Jo Ellen

One Sunday morning I preached at a church in Boise, Idaho. A lady with multiple sclerosis, bent in her wheel chair, sat in the front row, as attentive to my words as her condition allowed. I could tell when my message really connected with her because her head bobbed back and she smiled. Often.

When the service finished, I went to her and introduced myself and asked her name. Her name is Jo Ellen. She lives in a body that keeps her alive but isn’t able to allow her to do all she’d like to do or express the thoughts and ideas of her excellent mind. How frustrating that must be!

Jo Ellen had some helpful and encouraging comments on my sermon! She didn’t speak very loudly and it took her a long time to form and speak her words. I leaned in close to hear her whisper and to watch her mouth shape the words so I could understand. I was glad it wasn’t as hard for me to say the words of the message as it was for her to express her thoughts about it. I don’t have the stamina or the courage.

As I listened carefully to Jo Ellen, I wondered how many times Father God has bent down close to me and watched my lips forming the words with difficulty and heard me struggle to speak my heart to him. How he loves us!

I can’t imagine life in Jo Ellen’s wheelchair. She’s a hero. I can imagine, however, my own God-aware spirit living in a body of flesh that so often refuses to cooperate. My spirit wants to do the good and noble and my body of flesh is so stubborn and uncooperative. My spirit has kind and wise things to say and my body of flesh mumbles and stammers and sometimes doesn’t speak at all.

I’m so thankful for that brief conversation with Jo Ellen that Sunday morning. She’s an excellent teacher!

Remember Me

On the night before his death, Jesus took a cup of wine and a loaf of bread and shared it with his closest friends. He said, “After I’m gone, do this often to remember me.”

I think people want to be remembered after they’re gone.

Some people have done big things that affected lots of people and they are remembered by history, by a nation, or even by the world. Columbus discovered North America, Lincoln freed the slaves, Salk discovered a vaccine for polio, Mother Theresa defined compassion, Stalin murdered more people than Hitler.

Some people have done smaller but significant things that mean they will be remembered by a family, by friends, or by a special interest group of people. “He really established our family name.” “She was always first to respond when any of her friends needed help.” “He was a great fisherman, wasn’t he?”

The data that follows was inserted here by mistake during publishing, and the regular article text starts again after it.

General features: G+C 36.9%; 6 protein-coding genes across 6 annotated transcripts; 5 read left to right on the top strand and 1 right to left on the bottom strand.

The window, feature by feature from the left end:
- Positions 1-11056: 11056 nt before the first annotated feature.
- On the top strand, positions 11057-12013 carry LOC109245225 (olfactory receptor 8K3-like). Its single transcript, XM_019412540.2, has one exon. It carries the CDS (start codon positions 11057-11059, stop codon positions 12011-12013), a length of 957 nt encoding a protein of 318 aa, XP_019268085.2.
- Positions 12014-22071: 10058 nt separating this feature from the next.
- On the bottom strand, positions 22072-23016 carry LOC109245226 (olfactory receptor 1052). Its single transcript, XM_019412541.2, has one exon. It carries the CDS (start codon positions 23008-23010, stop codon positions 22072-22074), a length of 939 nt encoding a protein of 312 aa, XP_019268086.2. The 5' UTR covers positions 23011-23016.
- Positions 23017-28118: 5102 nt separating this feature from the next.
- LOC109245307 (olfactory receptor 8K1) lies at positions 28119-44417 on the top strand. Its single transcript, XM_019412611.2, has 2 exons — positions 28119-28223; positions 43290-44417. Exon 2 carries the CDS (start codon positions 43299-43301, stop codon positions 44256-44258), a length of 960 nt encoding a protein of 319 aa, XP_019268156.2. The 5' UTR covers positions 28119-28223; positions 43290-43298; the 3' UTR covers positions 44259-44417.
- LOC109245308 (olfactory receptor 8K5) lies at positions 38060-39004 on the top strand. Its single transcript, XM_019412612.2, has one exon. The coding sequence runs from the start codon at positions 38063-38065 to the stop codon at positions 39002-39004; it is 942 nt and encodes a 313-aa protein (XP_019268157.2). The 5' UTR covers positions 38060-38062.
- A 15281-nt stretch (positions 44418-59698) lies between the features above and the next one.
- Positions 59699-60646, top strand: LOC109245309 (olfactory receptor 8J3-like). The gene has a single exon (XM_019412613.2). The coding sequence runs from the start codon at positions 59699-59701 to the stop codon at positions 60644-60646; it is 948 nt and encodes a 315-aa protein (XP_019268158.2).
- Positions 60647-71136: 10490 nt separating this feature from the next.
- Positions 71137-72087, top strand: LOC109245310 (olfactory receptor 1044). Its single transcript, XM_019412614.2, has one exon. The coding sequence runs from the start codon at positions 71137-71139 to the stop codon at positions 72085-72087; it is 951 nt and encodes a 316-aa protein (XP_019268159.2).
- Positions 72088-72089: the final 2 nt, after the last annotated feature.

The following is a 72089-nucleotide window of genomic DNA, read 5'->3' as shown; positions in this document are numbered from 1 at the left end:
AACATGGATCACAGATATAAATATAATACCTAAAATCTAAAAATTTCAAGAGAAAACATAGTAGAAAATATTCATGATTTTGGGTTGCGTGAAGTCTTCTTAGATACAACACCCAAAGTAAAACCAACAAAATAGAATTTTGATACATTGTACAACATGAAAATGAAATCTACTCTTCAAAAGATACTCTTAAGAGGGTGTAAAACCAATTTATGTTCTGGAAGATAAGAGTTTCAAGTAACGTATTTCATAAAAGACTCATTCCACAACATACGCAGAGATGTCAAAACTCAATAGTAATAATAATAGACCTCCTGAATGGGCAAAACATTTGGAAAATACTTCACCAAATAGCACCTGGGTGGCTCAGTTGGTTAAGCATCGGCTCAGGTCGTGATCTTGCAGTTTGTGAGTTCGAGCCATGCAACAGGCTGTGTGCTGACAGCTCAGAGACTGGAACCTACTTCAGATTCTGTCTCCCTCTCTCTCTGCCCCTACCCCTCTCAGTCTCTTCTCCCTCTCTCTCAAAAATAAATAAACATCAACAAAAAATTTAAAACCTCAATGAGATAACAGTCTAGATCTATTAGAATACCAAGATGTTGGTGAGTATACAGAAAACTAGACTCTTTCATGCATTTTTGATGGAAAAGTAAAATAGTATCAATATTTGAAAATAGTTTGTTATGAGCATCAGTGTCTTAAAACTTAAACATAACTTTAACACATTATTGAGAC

Some people live their lives in near obscurity, interacting with only a few others, and perhaps never doing anything that real seems to make a mark. They never actually do the thing that causes people to say, “Oh yes, I remember him. He’s the one who…” or “You know what I remember most about her? She always…”

So how do we remember an ordinary person? We look at photos. We tell each other stories of our experiences and interactions with the person. If the latter years have been hard, we look back to happier times and choose memories from among the best we have.

If the best memories aren’t perfect, we sometimes mentally edit the memories and intentionally adjust the stories so that they make the memories good and pleasant and worth remembering. We’re free to do that.

Everyone wants to be remembered well.


13 One day some parents brought their children to Jesus so he could touch them and bless them, but the disciples told them not to bother him. 14 But when Jesus saw what was happening, he was very displeased with his disciples. He said to them, “Let the children come to me. Don’t stop them! For the Kingdom of God belongs to such as these. 15 I assure you, anyone who doesn’t have their kind of faith will never get into the Kingdom of God.” 16 Then he took the children into his arms and placed his hands on their heads and blessed them. (Mark 10:13-16 NLT)

When I was a little boy everyone called me Jimmy. I thought Jimmy was a little kid’s name and when I reached my teens I demanded to be called Jim. That was about the time I stopped calling my Father “Daddy” and started calling him “Dad.”

About ten days ago my Dad’s sister Edna, the last surviving member of that generation in the Stephens family, died. We had lost contact with Aunt Edna years ago after Uncle Clarence died, and didn’t know where she lived. Letters we sent came back.

Then just a week and a half ago my cousin Georgia, Aunt Edna’s youngest daughter, called us from Texas and told us about Edna’s death. I haven’t seen Georgia since my early teens, fifty years ago. Georgia kept calling me Jimmy on the phone and at first I wanted to tell her that my name, my grownup name, is Jim. But I didn’t make a big deal of it as we talked again several times in the next few days. It was kind of nice to be Jimmy again.